More than the competition, it's the desire to stay fit that kept Enid Bakewell involved with the game
Enid Bakewell, who represented England from 1968 to 1982, revolutionised women's cricket in an era where there was no televison coverage or extensive reporting of matches. Bakewell was the only woman inducted into the ICC's Hall of Fame during the annual awards held in Colombo on September 15, 2012, making her only the third woman after Belinda Clark of Australia and Rachael Heyhoe-Flint, her former England teammate, to be bestowed with the honour.
"It feels wonderful to be recognised by the ICC," says Bakewell. "Some people tell me it is a little late in life, but I feel fit and fine as I probably did 20 years back, so age is just a number for me."
Bakewell played 12 Tests, scoring 1078 runs at an average close to 60, to go along with her 50 wickets. However, she is best remembered for being one of only five cricketers ever to have scored a century and taken ten wickets in the same match. She achieved the feat in a Test match against West Indies at Edgbaston. She also played 23 One-Day Internationals in a career that spanned close to 15 years. Despite achieving success and recognition, Bakewell, at 71, still represents the Redoubtables Club in Surrey.
"For me, more than the competition, it is my resolve to stay fit has kept me motivated,” she says. “Since cricket has been an obsession since the age of 9, this is the best way to keep fit. I still enjoy playing the game. There is a lot to learn, especially in the Twenty20 format, which I've started following recently. I probably wouldn't have been too good at it because I was way too orthodox."
Amid concerns that women's cricket sees teams play more of One-Day Internationals and Twenty20s, Bakewell feels that the game has really grown by leaps and bounds. But she expresses a concern that Test cricket is being sidelined, not just because of commercial interests but also due to the skills involved.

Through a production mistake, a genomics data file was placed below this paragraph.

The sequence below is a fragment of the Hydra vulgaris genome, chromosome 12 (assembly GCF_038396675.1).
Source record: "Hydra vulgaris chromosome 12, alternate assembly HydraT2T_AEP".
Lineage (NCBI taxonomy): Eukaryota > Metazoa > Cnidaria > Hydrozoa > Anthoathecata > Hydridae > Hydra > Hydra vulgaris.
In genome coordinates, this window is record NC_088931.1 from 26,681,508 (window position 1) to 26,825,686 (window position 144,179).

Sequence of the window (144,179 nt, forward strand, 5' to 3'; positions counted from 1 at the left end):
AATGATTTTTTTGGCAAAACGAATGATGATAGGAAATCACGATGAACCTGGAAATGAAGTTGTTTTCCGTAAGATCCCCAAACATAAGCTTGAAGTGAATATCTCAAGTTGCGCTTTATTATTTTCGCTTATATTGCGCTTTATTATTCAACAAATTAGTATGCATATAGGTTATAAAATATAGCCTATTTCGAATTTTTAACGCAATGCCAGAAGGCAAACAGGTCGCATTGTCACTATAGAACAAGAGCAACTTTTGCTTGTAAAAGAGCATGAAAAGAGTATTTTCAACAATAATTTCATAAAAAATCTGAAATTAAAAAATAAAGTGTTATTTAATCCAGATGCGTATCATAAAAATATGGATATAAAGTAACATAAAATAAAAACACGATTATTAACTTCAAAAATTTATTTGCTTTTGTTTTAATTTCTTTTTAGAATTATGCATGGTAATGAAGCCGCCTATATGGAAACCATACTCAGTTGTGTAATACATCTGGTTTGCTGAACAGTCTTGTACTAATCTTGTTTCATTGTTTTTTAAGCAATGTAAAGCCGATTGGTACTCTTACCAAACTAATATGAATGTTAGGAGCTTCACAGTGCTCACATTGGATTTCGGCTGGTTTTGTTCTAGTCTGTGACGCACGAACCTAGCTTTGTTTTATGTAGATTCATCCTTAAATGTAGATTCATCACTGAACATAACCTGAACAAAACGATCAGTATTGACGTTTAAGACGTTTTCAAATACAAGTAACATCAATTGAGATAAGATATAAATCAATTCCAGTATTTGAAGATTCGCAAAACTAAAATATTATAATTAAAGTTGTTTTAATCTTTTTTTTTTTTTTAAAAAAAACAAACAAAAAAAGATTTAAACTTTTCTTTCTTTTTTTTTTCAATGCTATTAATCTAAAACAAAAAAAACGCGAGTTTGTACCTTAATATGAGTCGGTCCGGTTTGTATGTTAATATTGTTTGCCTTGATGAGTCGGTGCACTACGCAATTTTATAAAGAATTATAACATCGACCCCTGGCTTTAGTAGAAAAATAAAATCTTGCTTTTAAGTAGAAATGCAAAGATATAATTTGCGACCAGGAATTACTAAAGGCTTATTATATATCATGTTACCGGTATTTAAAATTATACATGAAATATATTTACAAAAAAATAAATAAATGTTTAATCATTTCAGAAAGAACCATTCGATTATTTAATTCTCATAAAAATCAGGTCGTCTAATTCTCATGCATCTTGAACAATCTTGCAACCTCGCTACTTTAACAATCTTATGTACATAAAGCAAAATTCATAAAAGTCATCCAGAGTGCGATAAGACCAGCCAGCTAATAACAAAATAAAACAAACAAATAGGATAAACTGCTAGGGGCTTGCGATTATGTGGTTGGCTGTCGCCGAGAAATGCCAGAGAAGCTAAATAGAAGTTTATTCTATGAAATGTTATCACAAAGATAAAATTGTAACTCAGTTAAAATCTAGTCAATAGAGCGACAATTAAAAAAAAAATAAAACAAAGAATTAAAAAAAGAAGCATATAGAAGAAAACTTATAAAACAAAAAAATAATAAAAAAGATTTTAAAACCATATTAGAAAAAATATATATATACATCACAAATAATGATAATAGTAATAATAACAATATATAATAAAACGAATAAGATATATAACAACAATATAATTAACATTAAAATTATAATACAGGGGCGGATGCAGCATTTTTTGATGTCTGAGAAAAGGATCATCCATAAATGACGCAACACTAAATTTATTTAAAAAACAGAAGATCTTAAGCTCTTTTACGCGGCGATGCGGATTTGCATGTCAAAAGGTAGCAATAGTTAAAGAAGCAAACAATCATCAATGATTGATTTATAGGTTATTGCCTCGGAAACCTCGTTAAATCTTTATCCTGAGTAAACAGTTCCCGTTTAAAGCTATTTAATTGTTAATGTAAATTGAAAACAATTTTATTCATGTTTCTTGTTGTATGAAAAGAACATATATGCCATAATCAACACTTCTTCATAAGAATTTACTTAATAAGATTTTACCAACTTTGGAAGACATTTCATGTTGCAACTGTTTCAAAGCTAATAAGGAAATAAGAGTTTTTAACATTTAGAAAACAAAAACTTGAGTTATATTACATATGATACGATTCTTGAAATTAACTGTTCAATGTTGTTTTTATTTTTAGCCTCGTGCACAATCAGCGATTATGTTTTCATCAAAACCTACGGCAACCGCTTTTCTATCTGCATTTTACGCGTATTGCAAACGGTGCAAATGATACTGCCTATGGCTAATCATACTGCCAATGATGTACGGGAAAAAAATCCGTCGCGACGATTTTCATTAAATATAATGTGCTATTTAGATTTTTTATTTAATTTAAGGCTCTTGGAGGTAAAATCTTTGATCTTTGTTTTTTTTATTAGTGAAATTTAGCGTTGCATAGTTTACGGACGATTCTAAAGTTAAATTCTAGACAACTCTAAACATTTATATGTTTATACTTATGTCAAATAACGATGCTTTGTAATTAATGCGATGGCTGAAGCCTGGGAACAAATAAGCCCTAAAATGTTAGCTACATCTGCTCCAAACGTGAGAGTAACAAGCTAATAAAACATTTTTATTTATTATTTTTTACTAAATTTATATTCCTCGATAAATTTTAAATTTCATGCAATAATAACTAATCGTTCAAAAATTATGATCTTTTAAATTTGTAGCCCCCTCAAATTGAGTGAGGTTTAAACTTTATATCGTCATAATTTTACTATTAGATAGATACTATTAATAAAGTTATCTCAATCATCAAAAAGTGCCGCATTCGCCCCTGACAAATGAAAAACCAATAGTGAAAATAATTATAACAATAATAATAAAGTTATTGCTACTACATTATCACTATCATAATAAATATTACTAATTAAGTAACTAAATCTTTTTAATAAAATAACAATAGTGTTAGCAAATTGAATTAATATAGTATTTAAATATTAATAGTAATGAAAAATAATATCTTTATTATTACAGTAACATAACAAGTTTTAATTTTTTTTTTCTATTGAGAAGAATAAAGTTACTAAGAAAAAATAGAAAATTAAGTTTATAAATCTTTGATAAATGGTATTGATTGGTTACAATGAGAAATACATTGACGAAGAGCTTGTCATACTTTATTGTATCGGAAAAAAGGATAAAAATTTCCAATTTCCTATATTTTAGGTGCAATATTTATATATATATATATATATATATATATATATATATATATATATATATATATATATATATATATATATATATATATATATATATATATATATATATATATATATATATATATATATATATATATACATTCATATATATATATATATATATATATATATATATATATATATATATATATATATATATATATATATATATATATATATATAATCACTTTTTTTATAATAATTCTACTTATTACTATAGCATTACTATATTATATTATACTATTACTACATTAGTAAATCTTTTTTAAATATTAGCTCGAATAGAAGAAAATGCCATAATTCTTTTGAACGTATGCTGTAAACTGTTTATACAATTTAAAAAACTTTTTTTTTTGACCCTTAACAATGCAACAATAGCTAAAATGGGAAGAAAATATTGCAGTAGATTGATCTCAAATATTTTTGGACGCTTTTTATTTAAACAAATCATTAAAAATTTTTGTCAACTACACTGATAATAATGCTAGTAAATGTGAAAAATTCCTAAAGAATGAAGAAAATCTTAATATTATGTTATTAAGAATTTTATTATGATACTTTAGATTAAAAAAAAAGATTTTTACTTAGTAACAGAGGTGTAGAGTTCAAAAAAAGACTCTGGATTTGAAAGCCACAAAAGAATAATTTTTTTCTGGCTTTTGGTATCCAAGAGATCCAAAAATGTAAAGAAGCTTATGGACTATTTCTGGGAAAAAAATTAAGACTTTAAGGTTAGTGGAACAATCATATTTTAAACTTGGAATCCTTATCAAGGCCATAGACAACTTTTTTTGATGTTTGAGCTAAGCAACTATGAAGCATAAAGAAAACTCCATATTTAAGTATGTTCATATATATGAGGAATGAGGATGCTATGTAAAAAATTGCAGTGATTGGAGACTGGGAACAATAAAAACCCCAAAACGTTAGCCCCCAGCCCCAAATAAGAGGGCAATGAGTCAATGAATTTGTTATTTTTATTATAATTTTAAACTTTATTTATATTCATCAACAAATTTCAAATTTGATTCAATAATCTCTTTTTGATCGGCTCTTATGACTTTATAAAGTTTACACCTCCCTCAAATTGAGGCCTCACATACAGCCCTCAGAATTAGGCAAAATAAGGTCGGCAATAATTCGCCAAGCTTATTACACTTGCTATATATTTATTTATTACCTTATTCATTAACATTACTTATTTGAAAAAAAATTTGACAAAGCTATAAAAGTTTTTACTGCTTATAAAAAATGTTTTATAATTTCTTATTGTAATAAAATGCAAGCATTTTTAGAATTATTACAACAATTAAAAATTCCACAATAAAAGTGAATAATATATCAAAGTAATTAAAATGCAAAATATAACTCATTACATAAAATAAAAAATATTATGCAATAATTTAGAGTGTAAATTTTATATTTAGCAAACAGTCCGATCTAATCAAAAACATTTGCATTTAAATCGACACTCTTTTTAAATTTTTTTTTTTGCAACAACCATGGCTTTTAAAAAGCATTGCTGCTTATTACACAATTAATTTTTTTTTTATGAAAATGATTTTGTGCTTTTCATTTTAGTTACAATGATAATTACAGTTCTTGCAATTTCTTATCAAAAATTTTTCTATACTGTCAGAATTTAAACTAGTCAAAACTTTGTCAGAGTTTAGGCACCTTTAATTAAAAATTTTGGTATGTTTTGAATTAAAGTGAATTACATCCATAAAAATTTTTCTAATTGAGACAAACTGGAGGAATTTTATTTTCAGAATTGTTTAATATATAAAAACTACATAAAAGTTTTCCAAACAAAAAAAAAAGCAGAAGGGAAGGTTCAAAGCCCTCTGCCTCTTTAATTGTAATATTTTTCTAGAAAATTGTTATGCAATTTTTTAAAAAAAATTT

"I think some teams don't know how to play the Test format,” she says. "Obviously crowds can't spend the whole day, they don't have that much time to devote, which is why the T20 game suits the audience perfectly.
"The women's game has benefited enormously in recent times. Publications like Wisden have done a tremendous job in taking it to the readers. The England and Wales Cricket Board has given grants to the team, as a result of which players have access to good facilities and competent coaches. There are more international games from which you get more experience. That’s’ a very good sign.”
Bakewell lauds the ICC for scheduling the semi-finals and the final of the Women's World Twenty20 alongside the men's. "I think the crowds will be treated to some fantastic cricket,” she says. “It is a great step. Most importantly, the live telecast will be beamed across various continents, which is a very good for the game."
At the same time, she feels it’s important to have a proper schedule, looking at the volume of matches happening at any given time. "To be honest, that is one area that needs to be looked into. I don't keep up with the cricketing schedule.
"My eyesight is becoming sore, and cricket is addictive. So, I tend to play and train to keep myself fit, but I can't continuously keep up with the women's game. There is no question of following the men's game. Way too much cricket.”
But when she finds the time, she doesn't mind watching Sachin Tendulkar in action. "He is a little legend, isn't he?" she says. "It is amazing to imagine he single-handedly brings joy to an entire nation. Not many cricketers can do that, but Sachin is a phenomenon."
Bakewell believes women's cricket still has a long way to go before it becomes lucrative. "With limited scheduling at least in the women's arena, boards don't feel it’s viable to offer central contracts. There needs to be a proper set-up across countries. While some boards look after players, others have some work to do.
"Women cricketers need alternative careers at present, as I see it. It is impossible to survive only with cricket. Some of them give up jobs and relationships in order to play for the country. I think there needs to be a balance and that is still not there.”